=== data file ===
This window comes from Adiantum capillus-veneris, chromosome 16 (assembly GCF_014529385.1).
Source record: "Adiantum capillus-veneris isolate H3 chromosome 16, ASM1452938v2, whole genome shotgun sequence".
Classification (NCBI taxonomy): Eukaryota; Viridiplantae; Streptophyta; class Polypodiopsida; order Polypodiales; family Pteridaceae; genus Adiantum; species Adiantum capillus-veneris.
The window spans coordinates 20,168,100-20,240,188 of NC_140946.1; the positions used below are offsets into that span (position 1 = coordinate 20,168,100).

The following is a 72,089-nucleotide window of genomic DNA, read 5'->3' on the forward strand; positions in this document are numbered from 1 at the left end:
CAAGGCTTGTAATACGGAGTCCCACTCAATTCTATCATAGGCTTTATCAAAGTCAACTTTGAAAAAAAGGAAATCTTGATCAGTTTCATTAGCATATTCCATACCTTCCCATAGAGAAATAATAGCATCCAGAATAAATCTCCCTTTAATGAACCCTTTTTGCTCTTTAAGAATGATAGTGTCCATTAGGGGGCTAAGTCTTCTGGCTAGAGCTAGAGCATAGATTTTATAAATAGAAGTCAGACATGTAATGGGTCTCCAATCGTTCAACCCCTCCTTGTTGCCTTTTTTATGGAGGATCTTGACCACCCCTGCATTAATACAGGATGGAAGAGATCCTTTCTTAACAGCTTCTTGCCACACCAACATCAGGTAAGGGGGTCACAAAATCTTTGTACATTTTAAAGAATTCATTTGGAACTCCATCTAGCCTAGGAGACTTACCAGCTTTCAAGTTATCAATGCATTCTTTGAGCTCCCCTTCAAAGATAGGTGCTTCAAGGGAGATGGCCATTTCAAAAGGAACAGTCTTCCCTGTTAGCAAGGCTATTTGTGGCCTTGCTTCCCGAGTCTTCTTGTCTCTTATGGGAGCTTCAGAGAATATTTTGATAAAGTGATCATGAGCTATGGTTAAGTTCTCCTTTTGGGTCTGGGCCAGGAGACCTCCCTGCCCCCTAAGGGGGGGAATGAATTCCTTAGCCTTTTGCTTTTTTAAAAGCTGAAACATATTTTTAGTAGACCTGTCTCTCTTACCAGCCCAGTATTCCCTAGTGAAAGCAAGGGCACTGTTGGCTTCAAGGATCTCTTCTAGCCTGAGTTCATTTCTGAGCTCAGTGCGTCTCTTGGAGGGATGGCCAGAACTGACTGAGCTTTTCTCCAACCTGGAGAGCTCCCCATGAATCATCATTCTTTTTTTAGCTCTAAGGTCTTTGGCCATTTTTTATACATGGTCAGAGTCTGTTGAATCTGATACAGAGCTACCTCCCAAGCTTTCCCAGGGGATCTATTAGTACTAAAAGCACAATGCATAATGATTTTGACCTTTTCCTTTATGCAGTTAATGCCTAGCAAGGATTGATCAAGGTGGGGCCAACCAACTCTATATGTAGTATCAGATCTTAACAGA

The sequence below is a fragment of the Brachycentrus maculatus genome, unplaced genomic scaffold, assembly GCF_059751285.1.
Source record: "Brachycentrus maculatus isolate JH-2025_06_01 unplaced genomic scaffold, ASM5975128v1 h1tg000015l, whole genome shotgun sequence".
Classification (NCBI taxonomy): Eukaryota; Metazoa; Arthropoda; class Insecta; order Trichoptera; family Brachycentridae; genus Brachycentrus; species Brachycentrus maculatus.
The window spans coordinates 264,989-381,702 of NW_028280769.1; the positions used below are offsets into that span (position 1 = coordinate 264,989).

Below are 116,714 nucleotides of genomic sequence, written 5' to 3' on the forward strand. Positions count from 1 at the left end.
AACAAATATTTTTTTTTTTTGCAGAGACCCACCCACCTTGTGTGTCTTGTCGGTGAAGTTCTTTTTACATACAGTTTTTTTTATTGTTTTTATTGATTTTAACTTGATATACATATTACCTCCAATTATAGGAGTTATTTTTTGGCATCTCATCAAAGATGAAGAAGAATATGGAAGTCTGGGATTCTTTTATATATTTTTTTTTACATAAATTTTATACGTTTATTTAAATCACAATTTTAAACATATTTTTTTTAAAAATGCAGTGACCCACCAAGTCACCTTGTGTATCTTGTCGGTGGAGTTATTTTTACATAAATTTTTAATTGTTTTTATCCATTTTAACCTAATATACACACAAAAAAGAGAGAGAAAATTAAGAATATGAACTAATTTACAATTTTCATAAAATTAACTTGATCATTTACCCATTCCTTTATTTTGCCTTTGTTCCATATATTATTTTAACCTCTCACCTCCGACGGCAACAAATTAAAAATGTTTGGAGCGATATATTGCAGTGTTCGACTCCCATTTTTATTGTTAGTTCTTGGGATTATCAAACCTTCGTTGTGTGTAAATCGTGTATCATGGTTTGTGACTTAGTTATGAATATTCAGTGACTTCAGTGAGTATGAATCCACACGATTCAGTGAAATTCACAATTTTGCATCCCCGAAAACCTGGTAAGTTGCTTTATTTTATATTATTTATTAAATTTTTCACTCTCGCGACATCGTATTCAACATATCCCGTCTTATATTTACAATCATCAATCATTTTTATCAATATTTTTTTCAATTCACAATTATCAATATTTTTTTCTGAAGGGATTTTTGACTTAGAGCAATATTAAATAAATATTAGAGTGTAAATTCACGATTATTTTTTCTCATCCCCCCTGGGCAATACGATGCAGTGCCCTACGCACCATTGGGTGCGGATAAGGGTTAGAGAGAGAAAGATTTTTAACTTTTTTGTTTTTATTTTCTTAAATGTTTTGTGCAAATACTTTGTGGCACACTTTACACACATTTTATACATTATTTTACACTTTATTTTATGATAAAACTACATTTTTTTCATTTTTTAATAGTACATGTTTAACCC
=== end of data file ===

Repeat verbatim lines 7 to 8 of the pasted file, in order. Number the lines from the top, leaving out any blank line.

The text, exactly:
The sequence below is a fragment of the Brachycentrus maculatus genome, unplaced genomic scaffold, assembly GCF_059751285.1.
Source record: "Brachycentrus maculatus isolate JH-2025_06_01 unplaced genomic scaffold, ASM5975128v1 h1tg000015l, whole genome shotgun sequence".